Home

WSLR+Fogartyville Office: (941) 894-6469
WSLR On-Air Studio: (941) 954-8636
Tickets (24/7): (800) 838-3006

DONATE TODAY!

  • Home
  • General
  • Court and bail reform on Peace & Justice, Weds. Feb. 12 at 9am.

Court and bail reform on Peace & Justice, Weds. Feb. 12 at 9am.

11 February 2020 General


This Wednesday, February 12th at 9am, Bob and I will have as a guest in the studio the Honorable Erika Quartermaine, County Court Judge of the 12th. Judicial Circuit Court.

An impressive array of “specialty courts” — Mental Health Court, Comprehensive Treatment Court, Drug Court, DUI Court, Veterans Court and TYLA Court (for victims of sexual trafficking) — have been set up to offer ill or traumatized offenders a program of supportive services rather than jail time. The Comprehensive Treatment Court — created by Judge Quartermaine and based on a model in Miami-Dade, has had a high success rate in its first two years of diverting repeat offenders.

We’ll also talk about “money bail.

Money bail is the payment required for a person to be released from jail as they await court hearings. The use of money bail is one of the most troubling features of our deeply unequal justice system.

From Vox.com: Bail amounts vary widely, with a nationwide median of around $10,000 for felonies (though much higher for serious charges) and less for misdemeanors (in some places such as New York City, typically under $2,000, though much higher in some jurisdictions). But even the lower amounts are more than most people can pay, and many spend time in jail for lack of as little as $500 or even $250.

Our reliance on bail has essentially created a two-tiered justice system in the US. Many of the nearly half a million unconvicted people confined in jails on any given day are there because they can’t afford to pay bail. As people await court hearings behind bars, sometimes for months or even years, they suffer from inadequate medical care and even dangerous conditions, and many lose their jobs and housing. They also have a higher chance of being convicted than if they hadn’t been assigned bail, as they take plea bargains just to get out of jail, whether or not they actually committed a crime.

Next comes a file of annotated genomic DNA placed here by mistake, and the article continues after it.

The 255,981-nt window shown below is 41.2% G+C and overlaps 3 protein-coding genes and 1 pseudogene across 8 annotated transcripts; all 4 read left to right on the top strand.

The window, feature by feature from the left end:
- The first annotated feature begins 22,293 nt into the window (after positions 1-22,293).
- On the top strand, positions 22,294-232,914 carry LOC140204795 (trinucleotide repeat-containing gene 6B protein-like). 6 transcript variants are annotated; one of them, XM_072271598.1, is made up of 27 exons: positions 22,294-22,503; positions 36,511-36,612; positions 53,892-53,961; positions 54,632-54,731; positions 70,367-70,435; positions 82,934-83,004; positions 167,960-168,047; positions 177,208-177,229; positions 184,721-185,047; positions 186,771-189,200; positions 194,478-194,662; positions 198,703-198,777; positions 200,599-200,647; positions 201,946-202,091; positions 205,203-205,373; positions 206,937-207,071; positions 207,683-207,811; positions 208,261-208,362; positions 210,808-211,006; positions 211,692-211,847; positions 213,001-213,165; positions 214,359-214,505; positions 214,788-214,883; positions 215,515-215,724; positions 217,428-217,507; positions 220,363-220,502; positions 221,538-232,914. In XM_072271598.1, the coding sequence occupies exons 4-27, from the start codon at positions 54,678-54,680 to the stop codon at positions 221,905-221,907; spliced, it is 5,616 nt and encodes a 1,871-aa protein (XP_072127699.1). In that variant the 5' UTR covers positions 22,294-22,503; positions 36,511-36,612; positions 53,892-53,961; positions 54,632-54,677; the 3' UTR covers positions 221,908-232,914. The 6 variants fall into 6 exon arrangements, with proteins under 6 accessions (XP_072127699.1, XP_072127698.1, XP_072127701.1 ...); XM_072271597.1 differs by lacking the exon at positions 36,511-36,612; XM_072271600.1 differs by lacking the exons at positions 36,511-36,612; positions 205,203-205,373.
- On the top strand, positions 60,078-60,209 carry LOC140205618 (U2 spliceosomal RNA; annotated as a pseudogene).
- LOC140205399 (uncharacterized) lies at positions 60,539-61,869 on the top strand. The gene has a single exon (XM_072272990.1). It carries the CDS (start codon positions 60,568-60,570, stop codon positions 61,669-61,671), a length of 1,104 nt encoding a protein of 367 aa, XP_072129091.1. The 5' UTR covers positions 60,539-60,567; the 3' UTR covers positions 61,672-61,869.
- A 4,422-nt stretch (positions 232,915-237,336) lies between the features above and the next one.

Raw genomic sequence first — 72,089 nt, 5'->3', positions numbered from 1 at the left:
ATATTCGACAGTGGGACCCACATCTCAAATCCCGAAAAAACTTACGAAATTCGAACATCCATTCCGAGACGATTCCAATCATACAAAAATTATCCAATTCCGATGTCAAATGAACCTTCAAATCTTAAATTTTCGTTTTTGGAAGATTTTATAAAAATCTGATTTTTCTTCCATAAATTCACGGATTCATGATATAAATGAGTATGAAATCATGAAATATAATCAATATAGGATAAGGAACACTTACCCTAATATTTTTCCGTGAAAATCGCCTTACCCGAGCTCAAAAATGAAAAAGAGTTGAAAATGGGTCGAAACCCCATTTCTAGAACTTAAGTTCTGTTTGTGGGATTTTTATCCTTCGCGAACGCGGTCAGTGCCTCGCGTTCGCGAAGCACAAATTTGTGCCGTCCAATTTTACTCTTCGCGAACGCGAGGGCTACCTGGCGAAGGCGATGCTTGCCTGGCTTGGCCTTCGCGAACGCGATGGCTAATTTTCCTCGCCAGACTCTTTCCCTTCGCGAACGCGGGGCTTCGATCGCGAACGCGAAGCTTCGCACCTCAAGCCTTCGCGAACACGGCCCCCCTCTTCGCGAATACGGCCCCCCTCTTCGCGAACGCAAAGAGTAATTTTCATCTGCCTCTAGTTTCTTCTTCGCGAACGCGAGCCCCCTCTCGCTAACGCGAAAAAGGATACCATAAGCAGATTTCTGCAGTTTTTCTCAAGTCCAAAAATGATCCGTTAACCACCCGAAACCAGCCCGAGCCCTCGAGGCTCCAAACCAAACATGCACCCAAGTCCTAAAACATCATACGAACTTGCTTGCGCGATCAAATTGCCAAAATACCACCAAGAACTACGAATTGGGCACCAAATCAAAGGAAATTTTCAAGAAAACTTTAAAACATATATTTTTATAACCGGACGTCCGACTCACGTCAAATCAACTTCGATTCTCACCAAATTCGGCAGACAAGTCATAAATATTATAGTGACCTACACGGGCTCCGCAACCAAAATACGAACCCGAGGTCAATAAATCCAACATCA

They and their families are also targets for the $2 billion-per-year for-profit bond industry, which routinely exploits people — disproportionately people of color — in desperate situations.

There’s a rising movement to fight the money bail system. Advocates and legislators across the country are pushing to get rid of money bail in their states and in local jurisdictions. They argue that the system imposes an enormous and unfair burden on people and their families, especially low-income people of color. Udi Ofer, the director of the Campaign for Smart Justice at the American Civil Liberties Union (ACLU), says the money bail system is “one of the most corrupt and broken parts of our justice system.”

Getting rid of money bail — and releasing many more people pretrial — is a high-impact policy shift that can dramatically improve millions of lives.